>> Tibet, as China incorporated other surrounding areas, including some parts
>> taken from Bhutan (a small part around Legaru, and a larger part to the
>> North) and India (some parts to the West from states of Jammu and Kashmir,
>> which itself is also claimed by Pakistan, and of Uttarakhand, and to the
>> East from Arunachal Pradesh), as well as modifying the internal borders of
>> Chinese provinces of Xinjiang in the nort-west and of Sichuan on the east.
>> The whole new province is still named Tibet but much larger than the
>> historic country of Tibet before its annexion.
>> The Chinese claims in India and Bhutan are contested and is still subject
>> to very active military tensions with India. This question is then more
>> important than only the Tibetan free movement that does not claim anything
>> to India and Bhutan (and in fact these two countries are hosting Tibetan
>> refugees and the Free Tibet movement itself) and do not claim anything in
>> Chinese parts previously part of Sichuan and Xinjiang provinces.
>> China also has border conflicts with Tajiskistan and a small part of
>> Afghanistan to extend its current province of Xinjiang to the West. The
>> international borders of China are then extremely fuzzy. With India and
>> Bhutan, the claims are theorically existing but India has kept its
>> presence. The situation is much less clear however with Jammu and Kashmir
>> (that has its own separatist movement in addition to the Pakistan claims)
>> and is now becoming more critical with Tajikistan and in the troubled area
>> bordering Afghanistan, both areas having autonomist islamic movements in
>> Xinjiang (including now some of them allied with Talebans operating in
>> Afghanistan and Tajikistan since the dissolution of the former USSR: before
>> that dissolution, this was also a region of border conflicts between China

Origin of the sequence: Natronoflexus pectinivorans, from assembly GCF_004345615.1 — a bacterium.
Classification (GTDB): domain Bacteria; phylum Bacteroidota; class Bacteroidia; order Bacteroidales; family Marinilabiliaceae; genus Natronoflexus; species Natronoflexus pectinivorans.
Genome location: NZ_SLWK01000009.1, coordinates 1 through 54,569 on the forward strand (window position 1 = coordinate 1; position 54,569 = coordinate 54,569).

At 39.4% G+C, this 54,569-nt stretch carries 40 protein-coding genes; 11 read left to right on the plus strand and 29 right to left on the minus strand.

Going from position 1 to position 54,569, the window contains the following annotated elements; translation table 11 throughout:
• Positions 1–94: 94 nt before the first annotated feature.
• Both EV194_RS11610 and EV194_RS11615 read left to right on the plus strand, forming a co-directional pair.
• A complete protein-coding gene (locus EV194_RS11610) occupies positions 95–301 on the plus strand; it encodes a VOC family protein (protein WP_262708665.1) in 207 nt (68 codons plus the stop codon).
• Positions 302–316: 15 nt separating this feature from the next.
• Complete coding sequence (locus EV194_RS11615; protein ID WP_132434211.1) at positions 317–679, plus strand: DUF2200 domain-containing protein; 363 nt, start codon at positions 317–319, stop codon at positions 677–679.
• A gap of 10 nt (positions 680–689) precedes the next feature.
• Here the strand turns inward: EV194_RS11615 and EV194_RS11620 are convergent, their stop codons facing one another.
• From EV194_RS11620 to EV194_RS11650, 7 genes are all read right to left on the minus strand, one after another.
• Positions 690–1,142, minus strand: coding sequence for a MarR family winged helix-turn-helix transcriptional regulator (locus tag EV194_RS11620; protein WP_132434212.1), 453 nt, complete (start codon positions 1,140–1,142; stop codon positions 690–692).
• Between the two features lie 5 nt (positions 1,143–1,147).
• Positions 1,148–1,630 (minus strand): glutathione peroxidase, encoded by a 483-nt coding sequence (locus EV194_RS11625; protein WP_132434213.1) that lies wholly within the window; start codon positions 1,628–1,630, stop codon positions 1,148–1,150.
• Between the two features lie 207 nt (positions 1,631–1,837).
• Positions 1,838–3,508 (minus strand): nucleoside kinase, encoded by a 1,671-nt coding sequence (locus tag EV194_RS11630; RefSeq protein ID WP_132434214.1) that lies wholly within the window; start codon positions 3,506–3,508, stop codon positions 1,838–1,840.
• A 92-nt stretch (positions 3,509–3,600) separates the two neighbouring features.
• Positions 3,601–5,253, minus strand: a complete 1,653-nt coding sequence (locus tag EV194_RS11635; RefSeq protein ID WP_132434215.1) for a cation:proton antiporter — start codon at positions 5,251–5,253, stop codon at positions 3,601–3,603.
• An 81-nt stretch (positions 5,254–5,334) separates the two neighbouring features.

>> and USSR).
>> Now China has also maritime bordering conflicts in the South China Sea
>> from Vietnam to the Philippines, Malaysia and Brunei as China wants to
>> extend its maritime borders to the south to include various small islands.
>> It has also conflicts with Taiwan to the north of that maritime area.
>> Defining the borders of China is really complicate. And this has
>> consequences also on the interpretation of Chinese subdivisions of
>> provinces in ISO 3166-2. I would not associate flags with these official
>> Chinese provinces given that even China does not claim any flag. But I
>> would certainly not use these ISO 3166-2 Chinese subdivisions to associate
>> them with historic regions annexed by China, or claimed by China over other
>> countries (which are still a source of active conflicts and military
>> actions or political tensions by China against Vietnam, Taiwan, the
>> Philippines, Malaysia, Brunei, as well with South Korea and Japan. All
>> countries around China have to protect their borders with China whose power
>> and influence is growing (even in the easternmost part of Russia with an
>> important Chinese community supporting China rather than Russia for the
>> historic conflicts with Japan).
>> We've not seen any sign of stabilization and in fact the number of
>> territorial conflicts is growing, as well as the Chinese military presence
>> in all these bordering regions. Many of these existing countries also have
>> internal troubles since long (e.g. Myanmar, and even Vietnam due to the
>> past wars and military support of China for Northern Vietnam against
>> Southern Vietnam: now Vietnam has a significant Chinese community in its
>> own borders, which could support the Chinese claims in South China Sea). It
>> seems that China wants to create a huge matitime area connecting the
>> maritime roads from Hong Kong to Singapore and new conflicts could appear
>> with Indonesia.
>> 2015-07-01 19:33 GMT+02:00 Doug Ewell <doug at>:
>>> Shervin Afshar <shervinafshar at gmail dot com> wrote:
>>> > This is a mechanism for flags of sub-regions with ISO 3166-2 codes;
>>> > e.g. US States, countries and provinces of the UK, Tibet, etc.
>>> The Tibet Autonomous Region (CN-54), like other regions in China except
>>> Hong Kong and Macao, has no official flag.
>>> Although this is what some users might expect, implementing or
>>> interpreting "[flag]CN54" as the snow-lion flag, associated with the
>>> Free Tibet movement, could be controversial and problematic in the
>>> extreme. You know how China is.
>>> --
>>> Doug Ewell | | Thornton, CO ����